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Title: Clerical politics in Lancashire and Cheshire during the reign of Charles I, 1625-1649
Author: Mawdesley, James
ISNI:       0000 0004 5356 5101
Awarding Body: University of Sheffield
Current Institution: University of Sheffield
Date of Award: 2014
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This thesis explores the nature of clerical politics in Lancashire and Cheshire during the reign of King Charles I (1625-1649). Beginning with an overview first chapter of the religious situation in the county since the Elizabethan church settlement in 1559, the second chapter moves on to consider clerical reactions to the 'Laudian' innovations implemented in the Church of England during the 1630s. It demonstrates that contrary to a frequently assumed 'puritan' versus 'Laudian' dichotomy, puritan nonconformist clergy often complied with the innovations, and even held high position in the ecclesiastical hierarchy at the time. The third chapter identifies 1637 as being a particularly defining year in the development of a negative perception of Laudianism in the region, linked innately to the visit of the religious controversialist William Prynne to Chester (as a prisoner) in the summer of 1637. After the collapse of Laudianism in 1640, there was intense provincial interaction with the various proposals for religious reform then being debated in London after the assembling in November 1640 of what would become the Long Parliament, and the fourth chapter examines clerical interactions with these debates, most notably through petitioning, but also through the contacts which some clergymen (most notably the Cheshire cleric John Ley) had with prominent London-based politicians and clergy. The fifth chapter moves on to examine clerical roles in the civil wars fought after 1642, challenging assertions which have been made about both rival royalist and parliamentarian allegiances, but also about intraparliamentarian politics. These analyses lead to a close focus upon the attempts to formulate an acceptable religious settlement after Parliament's military victory in the region in 1646, showing that support for presbyterianism in the region was not so much the product of promptings from the London press as the result of local religio-political dynamics.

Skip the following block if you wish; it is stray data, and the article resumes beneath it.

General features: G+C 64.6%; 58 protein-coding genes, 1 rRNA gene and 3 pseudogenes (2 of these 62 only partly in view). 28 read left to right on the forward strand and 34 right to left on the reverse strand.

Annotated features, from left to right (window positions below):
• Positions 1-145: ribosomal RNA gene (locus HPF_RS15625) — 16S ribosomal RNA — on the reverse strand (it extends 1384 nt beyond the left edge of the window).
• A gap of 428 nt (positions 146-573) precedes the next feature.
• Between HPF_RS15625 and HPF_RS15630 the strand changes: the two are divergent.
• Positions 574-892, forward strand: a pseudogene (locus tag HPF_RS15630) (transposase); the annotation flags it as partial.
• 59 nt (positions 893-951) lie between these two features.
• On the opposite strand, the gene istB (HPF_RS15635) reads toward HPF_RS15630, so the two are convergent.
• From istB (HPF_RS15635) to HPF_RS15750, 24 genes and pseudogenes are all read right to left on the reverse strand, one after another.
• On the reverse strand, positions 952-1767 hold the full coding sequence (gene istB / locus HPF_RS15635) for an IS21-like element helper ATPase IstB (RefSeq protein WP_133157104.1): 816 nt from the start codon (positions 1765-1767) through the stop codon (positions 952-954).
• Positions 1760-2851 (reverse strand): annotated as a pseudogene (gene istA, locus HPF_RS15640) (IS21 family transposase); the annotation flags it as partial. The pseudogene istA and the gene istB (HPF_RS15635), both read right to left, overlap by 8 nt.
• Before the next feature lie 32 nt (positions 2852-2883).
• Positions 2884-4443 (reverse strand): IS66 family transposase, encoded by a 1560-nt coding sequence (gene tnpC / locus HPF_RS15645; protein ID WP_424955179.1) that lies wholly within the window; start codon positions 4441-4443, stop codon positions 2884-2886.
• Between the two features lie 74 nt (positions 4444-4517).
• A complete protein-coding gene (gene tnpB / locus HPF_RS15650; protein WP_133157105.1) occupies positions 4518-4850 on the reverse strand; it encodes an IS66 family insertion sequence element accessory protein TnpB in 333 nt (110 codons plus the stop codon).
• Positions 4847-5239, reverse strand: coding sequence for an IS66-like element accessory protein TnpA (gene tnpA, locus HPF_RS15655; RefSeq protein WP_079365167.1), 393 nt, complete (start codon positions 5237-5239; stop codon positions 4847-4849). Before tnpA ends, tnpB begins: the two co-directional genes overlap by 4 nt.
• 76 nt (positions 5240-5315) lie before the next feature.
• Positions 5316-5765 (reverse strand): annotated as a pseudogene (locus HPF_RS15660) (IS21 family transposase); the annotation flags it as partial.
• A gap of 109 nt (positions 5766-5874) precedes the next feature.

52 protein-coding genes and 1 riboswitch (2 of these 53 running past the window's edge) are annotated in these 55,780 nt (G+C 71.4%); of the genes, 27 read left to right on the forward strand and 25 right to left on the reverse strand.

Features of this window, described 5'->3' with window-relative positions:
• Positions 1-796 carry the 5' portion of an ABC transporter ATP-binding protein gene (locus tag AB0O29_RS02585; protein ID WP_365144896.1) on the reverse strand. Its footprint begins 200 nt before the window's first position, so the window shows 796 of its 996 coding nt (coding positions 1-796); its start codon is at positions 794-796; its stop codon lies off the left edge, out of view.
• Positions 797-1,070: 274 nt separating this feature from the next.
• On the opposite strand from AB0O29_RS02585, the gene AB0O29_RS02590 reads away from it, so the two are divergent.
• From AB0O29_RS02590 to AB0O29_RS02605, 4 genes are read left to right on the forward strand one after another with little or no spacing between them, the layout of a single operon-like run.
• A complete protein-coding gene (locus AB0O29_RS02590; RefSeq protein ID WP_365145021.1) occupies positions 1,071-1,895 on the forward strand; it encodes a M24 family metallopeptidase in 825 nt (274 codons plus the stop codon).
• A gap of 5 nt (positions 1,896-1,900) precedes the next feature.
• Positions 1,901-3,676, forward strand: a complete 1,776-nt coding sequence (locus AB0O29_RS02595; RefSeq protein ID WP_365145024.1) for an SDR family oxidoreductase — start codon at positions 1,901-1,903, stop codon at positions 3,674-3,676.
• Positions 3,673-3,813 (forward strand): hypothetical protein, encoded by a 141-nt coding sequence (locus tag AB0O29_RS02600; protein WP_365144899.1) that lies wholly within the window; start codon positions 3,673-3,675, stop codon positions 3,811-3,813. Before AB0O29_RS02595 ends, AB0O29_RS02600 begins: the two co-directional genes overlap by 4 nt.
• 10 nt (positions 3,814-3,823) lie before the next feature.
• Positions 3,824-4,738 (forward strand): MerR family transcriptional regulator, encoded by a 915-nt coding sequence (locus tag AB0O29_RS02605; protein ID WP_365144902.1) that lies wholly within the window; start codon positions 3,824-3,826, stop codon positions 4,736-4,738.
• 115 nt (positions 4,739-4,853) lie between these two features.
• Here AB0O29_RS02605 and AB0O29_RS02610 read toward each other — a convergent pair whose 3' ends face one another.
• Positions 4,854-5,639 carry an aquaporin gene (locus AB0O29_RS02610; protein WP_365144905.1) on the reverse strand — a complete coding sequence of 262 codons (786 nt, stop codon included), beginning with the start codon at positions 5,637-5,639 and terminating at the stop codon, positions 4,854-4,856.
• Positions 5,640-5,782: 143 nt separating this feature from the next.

Supervisor: Milton, Anthony Sponsor: Not available
Qualification Name: Thesis (Ph.D.) Qualification Level: Doctoral
EThOS ID:  DOI: Not available